Previous studies that have attempted to do so have also found that the scenarios set out in the MIT model reflect the current state of affairs. The last such study was completed in 2014. Since then, we continue to follow the schedule.
Even if humanity completely stops emissions right now, the Arctic will still heat up by 5 degrees.
Risk of collapse
A new analysis by Herrington examines empirical data on ten key indicators:
· population of the planet;
· fertility rates;
· mortality rates;
· industrial production;
· food production;
· non-renewable resources;
· social security, welfare.
The ecological footprint of humanity
The latest data most closely matches the two scenarios from 1972’s “Growth Limits”: BAU2 (“business as usual”) and CT (“comprehensive manufacturability”).
Both scenarios show that it is impossible to do business as usual – pursuing constant growth. Even paired with unprecedented technological developments, “business as usual” will inevitably lead to a decline in industrial capital, agricultural production, and welfare levels in the twenty-first century.
Collapse does not mean that “humanity will cease to exist,” but that “economic and industrial growth will cease. Then there will be a decline that will harm food production and people’s living standards.” The BAU2 scenario (business as usual) shows a sharp drop in living standards closer to 2040:
BAU – Business As Usual
Green: industrial production
The end of growth?
In the “comprehensive technology” (CT) scenario, the economic downturn also begins around 2040 with several possible negative consequences – but this does not lead to the collapse of society:
CT – Comprehensive Technology. The same color symbols
Unfortunately, according to the latest empirical data, we are furthest from the optimistic scenario of SW (stabilized world), in which civilization embarks on a reproducible, ecological and sustainable path with the most negligible losses, based on a combination of technological innovation and extensive investment in education. and public health system:
SW – Stabilized World. The same color symbols
Although the “business as usual” and “comprehensive technologies” scenarios show the end of growth around 2040, they are very different.
BAU2 shows a collapse with a declining population due to hunger and rising pollution. Instead, CT shows the possibility of a “soft fall,” at least for humanity as a whole.
Both scenarios are the closest to today’s data – but which of them humanity will follow is not yet clear: it will depend on recent decisions because so far, we are on both graphs, which almost coincide before the fall.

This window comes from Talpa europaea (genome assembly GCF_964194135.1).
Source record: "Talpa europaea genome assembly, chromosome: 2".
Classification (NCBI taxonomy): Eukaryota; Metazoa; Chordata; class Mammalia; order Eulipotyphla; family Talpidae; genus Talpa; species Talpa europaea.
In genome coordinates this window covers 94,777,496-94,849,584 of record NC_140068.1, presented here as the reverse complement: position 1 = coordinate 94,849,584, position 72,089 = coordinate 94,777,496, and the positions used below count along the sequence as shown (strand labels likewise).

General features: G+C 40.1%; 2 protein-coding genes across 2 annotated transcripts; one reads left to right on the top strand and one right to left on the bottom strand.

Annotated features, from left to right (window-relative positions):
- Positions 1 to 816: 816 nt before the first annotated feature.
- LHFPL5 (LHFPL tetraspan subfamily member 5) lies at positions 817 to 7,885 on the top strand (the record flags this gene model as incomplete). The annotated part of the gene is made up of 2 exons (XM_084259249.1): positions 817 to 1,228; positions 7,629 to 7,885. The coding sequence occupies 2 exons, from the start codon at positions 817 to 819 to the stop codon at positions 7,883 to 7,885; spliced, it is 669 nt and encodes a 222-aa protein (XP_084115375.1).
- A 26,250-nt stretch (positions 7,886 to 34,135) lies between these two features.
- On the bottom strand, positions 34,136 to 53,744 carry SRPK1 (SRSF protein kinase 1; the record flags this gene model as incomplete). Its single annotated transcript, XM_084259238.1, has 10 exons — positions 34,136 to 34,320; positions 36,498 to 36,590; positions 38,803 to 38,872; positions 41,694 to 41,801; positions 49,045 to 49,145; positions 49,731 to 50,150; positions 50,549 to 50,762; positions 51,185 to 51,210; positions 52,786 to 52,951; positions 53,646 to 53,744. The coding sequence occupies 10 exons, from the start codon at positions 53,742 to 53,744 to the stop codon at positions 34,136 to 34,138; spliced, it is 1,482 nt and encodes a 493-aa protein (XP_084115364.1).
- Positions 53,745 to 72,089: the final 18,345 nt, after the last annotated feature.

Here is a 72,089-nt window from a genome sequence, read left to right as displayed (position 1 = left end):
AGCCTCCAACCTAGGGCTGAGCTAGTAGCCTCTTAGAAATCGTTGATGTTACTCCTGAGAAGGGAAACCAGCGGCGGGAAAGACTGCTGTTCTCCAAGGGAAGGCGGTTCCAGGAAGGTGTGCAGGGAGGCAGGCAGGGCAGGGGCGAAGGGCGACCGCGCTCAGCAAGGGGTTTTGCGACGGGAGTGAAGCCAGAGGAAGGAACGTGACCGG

Focus on the pursuit of economic growth for its own sake will be in vain – but technological solutions and increased investment in the welfare system, public services will help not only to avoid collapse but also to create a sustainable civilization that would operate safely within the resources of the planet.
“At this stage, the data are most consistent with the CT and BAU2 scenarios, both showing a slowdown and eventually cessation of growth. However, the question remains whether the fall will collapse,” the study said.
The “stabilized world” scenario is farthest from us, and only a deliberate change of trajectory to goals other than growth can lead to it. This window of opportunity closes quickly.
At a presentation at the 2020 World Economic Forum, Herrington argued for the need to focus on economic goals and priorities other than “growth.”
“Changing society’s priorities should not be a capitulation to a gloomy necessity. Human activity can be reproduced, and our production capabilities can be transformed. We already see this begin to happen. Increasing efforts in this direction can create a world full of opportunities and sustainable (sustainable)”.
Likely, the path that humanity will take over the next ten years will determine the long-term fate of human civilization. We are razor-sharp, but there is a marked “rapid rise” in priorities for the environment, public welfare, and “good governance” in many countries, which gives some optimism – at least noticeable changes in thinking. It has already reached many governments and many entrepreneurs. And perhaps it is not too late to create a genuinely sustainable civilization that would work for everyone.The Club of Rome publications are all about predictions of the future. Curious about what future studies are? Take a look here!